The UK government reports a January budget surplus

City of London's Bank of England

Despite "substantial spending" to assist households with energy bills and one-time payments to the EU, the UK government unexpectedly recorded a surplus in its finances in January.

The government had a £5.4bn surplus in the month of April because it spent less than it took in in taxes.

The UK's coffers were boosted by record-high self-assessed income tax receipts, which exceeded economists' forecasted borrowing of £7.8 billion.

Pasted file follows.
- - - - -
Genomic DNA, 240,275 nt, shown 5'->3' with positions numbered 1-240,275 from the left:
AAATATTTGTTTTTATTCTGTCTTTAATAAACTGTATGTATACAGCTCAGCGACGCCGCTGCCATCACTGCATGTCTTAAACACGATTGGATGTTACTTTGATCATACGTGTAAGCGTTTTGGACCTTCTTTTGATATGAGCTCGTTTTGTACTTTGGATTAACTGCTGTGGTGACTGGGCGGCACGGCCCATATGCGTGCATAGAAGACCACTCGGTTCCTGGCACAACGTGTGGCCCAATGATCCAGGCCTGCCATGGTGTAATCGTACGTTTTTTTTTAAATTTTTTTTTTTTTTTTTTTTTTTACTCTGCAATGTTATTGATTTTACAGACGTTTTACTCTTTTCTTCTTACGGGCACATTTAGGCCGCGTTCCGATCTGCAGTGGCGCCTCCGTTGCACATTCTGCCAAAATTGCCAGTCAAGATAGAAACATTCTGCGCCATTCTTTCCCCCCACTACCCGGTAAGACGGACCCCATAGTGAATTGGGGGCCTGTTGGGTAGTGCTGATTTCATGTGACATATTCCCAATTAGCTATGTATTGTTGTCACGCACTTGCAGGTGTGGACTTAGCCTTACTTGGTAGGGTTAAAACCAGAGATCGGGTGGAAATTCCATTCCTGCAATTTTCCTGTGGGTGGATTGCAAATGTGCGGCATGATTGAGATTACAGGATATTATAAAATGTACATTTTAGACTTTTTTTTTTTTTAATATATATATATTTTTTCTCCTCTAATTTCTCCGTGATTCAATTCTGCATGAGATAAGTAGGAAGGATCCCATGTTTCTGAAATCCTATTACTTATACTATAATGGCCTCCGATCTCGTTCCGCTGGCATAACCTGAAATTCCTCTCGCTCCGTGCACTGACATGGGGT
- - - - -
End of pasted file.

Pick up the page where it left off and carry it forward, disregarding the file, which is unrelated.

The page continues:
The government is preparing to present its budget next month when the figures are released.

They reveal that, thus far in the fiscal year, public borrowing has fallen by £30.06 billion compared to estimates made by the Office for Budget Responsibility (OBR), the government's official forecaster.

Chancellor Jeremy Hunt stated: "It is important that we stick to our plan to reduce debt over the medium term. We are rightfully spending billions to support households and businesses with the effects of rising prices.

"Reducing debt will require making some difficult decisions, but it is essential to do so in order to protect our public services.

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